Tennessee's health commissioner has decided to suspend without pay the state health inspector who cited a Lewisburg public square restaurant that's been ordered closed for having a second bathroom upstairs.
Health Commis-sioner Susan Cooper's letter to health inspector Carl Hammons says the suspension is for purchasing exercise equipment from the restaurant's landlord, a conflict of interest described as misconduct unbecoming a state employee.
Meanwhile, Kim Wing, proprietor of Sisters 3 at the Corner Café in the old county jail owned by bailbondsman Michael Farrar, intends to keep her restaurant open "as long as I can financially survive...
"It has almost destroyed me," Wing said. "You're trying to build something and people don't believe it (the closure order that's set aside awaiting her appeal hearing) is something as ridiculous as a second-floor bathroom."
Among many rules for restaurant operation is a requirement for a second restroom when there are a certain number of seats, or more. To get to a second restroom made available by Farrar for Wing's customers, one must step out of the building and climb stairs to the second floor. That path to the restroom is apparently the problem.
The health commissioner's Oct. 15 letter to Hammons quotes Farrar as saying that during a Sept. 8 inspection Hammons "offered him (Farrar) $50 for his exercise equipment while you (Hammons) were inspecting his restaurant in your official capacity ... Farrar indicated that his equipment was worth significantly more than $50 ... however, he agreed to do so."
State employees should "not engage in a financial transaction for personal gain relying upon information obtainable solely through one's employment," Cooper told Hammons on Oct. 15.
Her Oct. 25 letter directed the suspension for three days without pay. It followed Hammons' apparent decision against challenging the suspension, although he had a right to file a grievance.
State employees are not to speak with the press, according to Shelley Walker, a spokeswoman for the health department. Cooper's letters to Hammons and many other papers in his personnel file were made available by Walker on a request to view public records. A form was signed for this newspaper to view the records. Since that form stated that a copy would be provided to Hammons, he was therefore asked in writing to take the opportunity to provide his interpretation of the chain of events. There has been no other contact made with Hammons, although Walker has agreed to determine whether her superiors or others in the department would waive the prohibition on employees' discussion with the press.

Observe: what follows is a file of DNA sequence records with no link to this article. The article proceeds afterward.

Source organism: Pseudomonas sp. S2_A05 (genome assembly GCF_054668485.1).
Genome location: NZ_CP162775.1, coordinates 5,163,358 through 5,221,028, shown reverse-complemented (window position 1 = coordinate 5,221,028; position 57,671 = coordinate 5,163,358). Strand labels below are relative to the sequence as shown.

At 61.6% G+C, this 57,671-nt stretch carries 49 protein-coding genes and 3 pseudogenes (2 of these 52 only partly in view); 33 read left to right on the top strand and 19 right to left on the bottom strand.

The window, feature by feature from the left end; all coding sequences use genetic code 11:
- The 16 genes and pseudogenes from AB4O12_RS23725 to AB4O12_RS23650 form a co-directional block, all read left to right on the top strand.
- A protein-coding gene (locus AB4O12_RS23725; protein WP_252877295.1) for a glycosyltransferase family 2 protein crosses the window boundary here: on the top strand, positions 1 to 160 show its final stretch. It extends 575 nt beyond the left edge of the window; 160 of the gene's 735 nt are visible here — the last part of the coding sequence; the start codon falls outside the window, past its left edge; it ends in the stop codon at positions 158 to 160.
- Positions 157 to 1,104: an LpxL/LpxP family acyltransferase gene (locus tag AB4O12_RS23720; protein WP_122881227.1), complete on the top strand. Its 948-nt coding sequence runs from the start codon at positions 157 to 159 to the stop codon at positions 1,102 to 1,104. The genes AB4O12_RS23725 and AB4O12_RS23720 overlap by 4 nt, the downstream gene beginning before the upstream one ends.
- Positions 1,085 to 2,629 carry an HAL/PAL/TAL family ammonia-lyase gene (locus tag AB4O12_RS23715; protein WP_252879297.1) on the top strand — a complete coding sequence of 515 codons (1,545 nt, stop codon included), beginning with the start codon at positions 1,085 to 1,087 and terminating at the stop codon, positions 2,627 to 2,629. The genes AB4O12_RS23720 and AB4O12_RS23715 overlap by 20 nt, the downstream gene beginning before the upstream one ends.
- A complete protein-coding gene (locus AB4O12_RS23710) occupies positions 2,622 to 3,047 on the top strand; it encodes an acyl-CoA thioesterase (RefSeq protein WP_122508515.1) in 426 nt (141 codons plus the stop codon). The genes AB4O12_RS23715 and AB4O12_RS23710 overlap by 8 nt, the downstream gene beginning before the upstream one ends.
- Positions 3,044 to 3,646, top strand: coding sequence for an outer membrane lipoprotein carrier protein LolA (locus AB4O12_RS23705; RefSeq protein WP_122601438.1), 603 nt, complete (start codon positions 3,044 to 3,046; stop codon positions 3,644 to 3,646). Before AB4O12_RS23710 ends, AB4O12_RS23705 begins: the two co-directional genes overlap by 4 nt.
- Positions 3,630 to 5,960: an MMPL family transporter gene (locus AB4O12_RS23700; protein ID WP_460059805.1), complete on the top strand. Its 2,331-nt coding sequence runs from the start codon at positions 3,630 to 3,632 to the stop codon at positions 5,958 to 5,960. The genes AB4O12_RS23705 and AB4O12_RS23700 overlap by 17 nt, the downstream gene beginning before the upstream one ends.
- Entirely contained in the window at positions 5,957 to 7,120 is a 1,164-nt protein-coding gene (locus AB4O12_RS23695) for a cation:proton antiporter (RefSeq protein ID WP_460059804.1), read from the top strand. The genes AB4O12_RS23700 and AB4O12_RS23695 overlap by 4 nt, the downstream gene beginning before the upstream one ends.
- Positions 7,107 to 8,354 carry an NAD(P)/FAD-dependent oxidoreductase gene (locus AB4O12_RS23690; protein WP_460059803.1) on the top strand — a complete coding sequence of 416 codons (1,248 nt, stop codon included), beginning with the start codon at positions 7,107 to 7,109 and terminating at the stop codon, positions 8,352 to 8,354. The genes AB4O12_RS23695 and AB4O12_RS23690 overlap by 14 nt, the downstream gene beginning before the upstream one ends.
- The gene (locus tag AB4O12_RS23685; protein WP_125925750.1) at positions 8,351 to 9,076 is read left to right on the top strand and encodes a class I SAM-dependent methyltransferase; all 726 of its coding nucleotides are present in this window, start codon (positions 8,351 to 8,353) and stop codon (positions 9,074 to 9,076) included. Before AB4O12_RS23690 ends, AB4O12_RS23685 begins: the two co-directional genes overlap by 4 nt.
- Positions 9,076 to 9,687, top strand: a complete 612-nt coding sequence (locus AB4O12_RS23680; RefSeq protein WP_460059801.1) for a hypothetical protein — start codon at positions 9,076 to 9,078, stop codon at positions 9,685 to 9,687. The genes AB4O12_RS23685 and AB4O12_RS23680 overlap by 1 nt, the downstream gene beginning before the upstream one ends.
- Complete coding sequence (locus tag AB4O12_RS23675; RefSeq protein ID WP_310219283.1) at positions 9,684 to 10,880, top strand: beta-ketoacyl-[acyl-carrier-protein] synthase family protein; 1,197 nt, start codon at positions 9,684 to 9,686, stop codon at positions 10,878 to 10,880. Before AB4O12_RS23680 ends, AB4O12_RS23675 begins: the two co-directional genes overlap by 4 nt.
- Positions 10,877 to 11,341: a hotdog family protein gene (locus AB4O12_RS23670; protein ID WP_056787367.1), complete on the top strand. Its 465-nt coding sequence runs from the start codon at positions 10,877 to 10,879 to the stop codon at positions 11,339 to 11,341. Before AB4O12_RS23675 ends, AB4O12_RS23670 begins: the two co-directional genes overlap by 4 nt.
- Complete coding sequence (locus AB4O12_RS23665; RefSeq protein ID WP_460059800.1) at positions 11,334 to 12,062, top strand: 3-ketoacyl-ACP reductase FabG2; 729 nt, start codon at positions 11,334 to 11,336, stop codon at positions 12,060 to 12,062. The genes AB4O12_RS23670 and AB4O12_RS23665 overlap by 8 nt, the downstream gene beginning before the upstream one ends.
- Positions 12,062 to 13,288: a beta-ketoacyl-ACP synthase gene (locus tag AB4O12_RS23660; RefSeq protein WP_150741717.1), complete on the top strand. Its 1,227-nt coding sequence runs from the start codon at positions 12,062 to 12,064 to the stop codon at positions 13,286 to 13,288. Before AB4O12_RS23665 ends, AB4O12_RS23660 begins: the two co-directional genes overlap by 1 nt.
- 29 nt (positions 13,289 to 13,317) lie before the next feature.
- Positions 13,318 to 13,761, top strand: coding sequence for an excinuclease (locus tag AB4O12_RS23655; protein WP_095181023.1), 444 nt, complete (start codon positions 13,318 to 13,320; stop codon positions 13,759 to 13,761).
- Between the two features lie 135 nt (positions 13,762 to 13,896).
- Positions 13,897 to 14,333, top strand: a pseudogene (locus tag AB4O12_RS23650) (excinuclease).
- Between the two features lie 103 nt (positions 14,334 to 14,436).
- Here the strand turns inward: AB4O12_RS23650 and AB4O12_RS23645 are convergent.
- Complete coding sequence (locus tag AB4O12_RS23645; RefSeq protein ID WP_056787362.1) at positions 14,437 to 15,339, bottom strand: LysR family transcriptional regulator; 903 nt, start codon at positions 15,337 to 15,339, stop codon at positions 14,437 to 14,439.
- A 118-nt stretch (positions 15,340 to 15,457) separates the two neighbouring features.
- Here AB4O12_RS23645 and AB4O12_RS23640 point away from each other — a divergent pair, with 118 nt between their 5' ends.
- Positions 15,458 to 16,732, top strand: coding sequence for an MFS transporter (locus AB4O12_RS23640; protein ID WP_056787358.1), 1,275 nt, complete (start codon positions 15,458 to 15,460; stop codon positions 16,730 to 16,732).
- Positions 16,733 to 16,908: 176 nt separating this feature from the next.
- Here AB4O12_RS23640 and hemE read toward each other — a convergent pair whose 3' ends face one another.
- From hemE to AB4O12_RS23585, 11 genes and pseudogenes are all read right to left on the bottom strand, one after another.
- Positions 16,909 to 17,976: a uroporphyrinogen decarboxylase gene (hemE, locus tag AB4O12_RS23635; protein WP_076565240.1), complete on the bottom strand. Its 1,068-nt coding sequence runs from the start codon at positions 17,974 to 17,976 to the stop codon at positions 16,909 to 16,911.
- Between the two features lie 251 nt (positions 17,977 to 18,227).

A review of Hammons personnel file, as made available by Walker, indicates that, other than the letters from Cooper with regard to the Corner Café, the man has a good record.
Even Wing substantiates such a conclusion, as has at least one other restaurant operator in Lewisburg who's been inspected by Hammons and who was asked about his service as an inspector.
"I've had a restaurant since 2004," Wing said, referring to her Sisters 3 locations in Belfast, on North Fifth Avenue and at Saddle Creek Golf Clubhouse before moving to the building owned by Farrar.
"He's hardcore," Wing said, "but I've never had a problem from him. I've never had this kind of problem, so it does surprise me" that the circumstances have led to such conflict that's brought legal representation by attorney David McKenzie of Lewisburg who is building a case for Wing's defense in an administrative law court hearing. It's to be conducted by another department of state government and therefore the health department has no control over when the appeal might be heard.
The second floor bathroom at Corner Café has a shower as well as a commode and sink. Wing's previous restaurants had two bathrooms on the same floor, but some of them had showers that were not cited, she said.
"The shower was the first reason for citing the bathroom upstairs," Wing said, claiming other restaurants have bathing facilities with a commode and vanity.
"Then they came back saying they didn't like the location, men going outside and up steps to the bathroom," Wing said Thursday.
"It's been tough" keeping the restaurant open in downtown Lewisburg, she said, "because you don't know when they're going to arrive and say shut your doors."
Monday, Carter Garner, assistant director of the General Environmental Health Division, one of the department officials who've met with Hammons about his purchase of exercise equipment from Farrar, agreed to make three basic statements about procedural facts surrounding Wing's situation.
"Our enforcement has stopped pending the hearing," Garner said. "The department doesn't set the hearings."
That's done by the administrative law judge and with some consultation with attorneys representing the department and the complainant.
As for Hammons and what led to the suspension: "It was a lapse of judgment."